The place has the potential to contribute to the local community's sense of place and can provide a connection to the local community's history.
SHR Criteria e)
[Research potential]
Due to the high levels of disturbance on both sides of the railway corridor associated with recent work, the archaeological potential associated with the former rail yard is likely to be low. The site has limited research potential under this criterion.
SHR Criteria f)
[Rarity]
While Hornsby Railway Station Group may once have been a rare intact grouping of station and yard at a major junction of lines in the metro north network, recent changes to the site have reduced its integrity so that it no longer retains its significance under this criterion.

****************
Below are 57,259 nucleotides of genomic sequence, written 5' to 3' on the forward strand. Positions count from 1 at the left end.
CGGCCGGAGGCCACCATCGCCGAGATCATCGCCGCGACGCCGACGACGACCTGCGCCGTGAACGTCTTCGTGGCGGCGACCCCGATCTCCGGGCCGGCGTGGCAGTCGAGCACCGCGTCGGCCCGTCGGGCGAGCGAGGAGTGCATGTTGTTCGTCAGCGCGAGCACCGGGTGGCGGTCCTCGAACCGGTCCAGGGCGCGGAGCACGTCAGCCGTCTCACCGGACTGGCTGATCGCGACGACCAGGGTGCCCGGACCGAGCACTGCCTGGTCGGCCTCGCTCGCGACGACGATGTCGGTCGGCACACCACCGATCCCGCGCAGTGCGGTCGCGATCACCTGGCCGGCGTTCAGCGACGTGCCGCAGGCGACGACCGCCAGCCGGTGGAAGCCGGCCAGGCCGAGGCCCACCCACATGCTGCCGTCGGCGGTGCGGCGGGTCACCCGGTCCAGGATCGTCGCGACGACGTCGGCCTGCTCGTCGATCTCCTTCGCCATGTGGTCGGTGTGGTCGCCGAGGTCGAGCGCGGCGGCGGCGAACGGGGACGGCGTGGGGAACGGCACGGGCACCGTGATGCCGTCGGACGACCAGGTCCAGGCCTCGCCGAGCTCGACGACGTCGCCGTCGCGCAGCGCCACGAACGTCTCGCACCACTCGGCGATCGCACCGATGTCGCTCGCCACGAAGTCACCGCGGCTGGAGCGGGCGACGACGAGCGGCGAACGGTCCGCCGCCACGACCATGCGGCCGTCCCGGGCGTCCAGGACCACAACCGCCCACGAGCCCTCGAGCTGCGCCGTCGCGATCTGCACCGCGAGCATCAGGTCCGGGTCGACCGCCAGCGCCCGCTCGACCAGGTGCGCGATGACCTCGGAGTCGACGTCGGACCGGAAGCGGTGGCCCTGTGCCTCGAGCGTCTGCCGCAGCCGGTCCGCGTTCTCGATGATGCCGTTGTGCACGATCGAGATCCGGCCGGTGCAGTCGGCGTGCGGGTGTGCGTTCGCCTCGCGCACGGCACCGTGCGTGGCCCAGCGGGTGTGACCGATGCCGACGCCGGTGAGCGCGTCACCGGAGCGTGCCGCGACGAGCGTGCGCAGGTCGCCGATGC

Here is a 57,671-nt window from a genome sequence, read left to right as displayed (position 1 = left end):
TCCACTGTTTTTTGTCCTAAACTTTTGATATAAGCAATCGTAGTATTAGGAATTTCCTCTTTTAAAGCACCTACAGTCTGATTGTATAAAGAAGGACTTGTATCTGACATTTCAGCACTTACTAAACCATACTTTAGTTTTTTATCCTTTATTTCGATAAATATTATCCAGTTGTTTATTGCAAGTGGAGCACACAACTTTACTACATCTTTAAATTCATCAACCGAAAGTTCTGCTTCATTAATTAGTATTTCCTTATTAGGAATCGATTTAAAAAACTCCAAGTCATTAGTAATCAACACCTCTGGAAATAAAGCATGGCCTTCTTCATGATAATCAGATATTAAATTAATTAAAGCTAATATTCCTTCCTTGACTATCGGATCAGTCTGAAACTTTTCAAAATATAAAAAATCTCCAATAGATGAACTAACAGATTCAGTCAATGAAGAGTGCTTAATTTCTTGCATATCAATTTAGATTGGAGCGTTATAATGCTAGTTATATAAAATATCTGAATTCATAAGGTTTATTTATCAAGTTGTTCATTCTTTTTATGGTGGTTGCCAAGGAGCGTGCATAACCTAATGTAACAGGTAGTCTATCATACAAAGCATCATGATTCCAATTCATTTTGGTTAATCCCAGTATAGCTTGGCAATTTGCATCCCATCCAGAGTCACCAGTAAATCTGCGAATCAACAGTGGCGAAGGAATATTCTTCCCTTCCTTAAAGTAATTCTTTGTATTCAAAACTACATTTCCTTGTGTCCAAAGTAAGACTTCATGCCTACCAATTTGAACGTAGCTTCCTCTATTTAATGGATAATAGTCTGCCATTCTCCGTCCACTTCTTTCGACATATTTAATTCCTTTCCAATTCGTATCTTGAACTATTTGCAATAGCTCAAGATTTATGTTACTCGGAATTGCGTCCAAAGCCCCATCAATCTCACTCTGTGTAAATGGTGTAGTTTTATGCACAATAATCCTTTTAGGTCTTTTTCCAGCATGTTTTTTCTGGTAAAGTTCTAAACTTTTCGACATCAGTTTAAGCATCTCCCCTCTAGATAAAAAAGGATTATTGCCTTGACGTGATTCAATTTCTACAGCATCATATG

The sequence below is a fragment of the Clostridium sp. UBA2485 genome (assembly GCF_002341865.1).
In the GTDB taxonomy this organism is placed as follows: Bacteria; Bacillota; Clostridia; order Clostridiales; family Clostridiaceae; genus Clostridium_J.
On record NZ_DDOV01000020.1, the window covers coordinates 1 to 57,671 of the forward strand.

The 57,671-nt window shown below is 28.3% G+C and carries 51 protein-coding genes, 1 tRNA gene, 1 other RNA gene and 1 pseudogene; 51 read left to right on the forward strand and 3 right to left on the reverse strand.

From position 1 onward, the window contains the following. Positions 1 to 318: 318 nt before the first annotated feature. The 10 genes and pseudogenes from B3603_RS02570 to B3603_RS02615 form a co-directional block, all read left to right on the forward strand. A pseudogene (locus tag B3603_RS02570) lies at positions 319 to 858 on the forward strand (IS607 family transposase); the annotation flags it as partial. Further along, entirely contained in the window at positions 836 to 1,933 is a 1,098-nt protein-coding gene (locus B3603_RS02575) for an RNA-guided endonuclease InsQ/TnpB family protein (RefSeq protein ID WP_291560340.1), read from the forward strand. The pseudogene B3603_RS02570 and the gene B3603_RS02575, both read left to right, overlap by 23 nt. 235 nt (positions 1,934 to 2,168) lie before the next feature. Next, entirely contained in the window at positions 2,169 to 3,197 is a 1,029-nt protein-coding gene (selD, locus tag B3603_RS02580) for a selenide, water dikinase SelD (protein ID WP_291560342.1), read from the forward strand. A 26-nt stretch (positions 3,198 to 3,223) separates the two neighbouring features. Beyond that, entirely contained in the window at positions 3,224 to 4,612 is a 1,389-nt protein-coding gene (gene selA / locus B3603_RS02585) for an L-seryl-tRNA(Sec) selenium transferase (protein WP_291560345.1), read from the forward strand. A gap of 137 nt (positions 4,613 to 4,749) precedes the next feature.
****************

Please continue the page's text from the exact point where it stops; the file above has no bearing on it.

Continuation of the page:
Barracks are becoming increasingly rare on the Sydney metro network, with the Hornsby rest house one of approximately 10 extant brick rest houses constructed between c1890-1920.
SHR Criteria g)
[Representativeness]
Hornsby Station has local heritage significance under this criterion. While it contains a range of railway buildings the removal of much of the yard, the heavy modifications to the two footbridges and the relocation of the signal box detract from the site's ability to be a good representative example of a large suburban rail yard and junction and reduces the group from a likely State ranking to Local.

The haunched beam footbridges are common, with thirty sets being built in the Sydney network between 1909 to 1935 and many remaining in use. The sets at Hornsby have been heavily modified and only the supporting structures remaining. The footbridge was identified as an item of little heritage significance in the 2016 ‘Railway Footbridges Heritage Conservation Strategy’. However, the strategy recommended detailed physical analysis prior to any change to confirm the significance of the structure.

The barracks is representative of standard railway accomodation built for crew workers during the early 20th Century, however, the building has been altered and there are many better examples in other parts of NSW.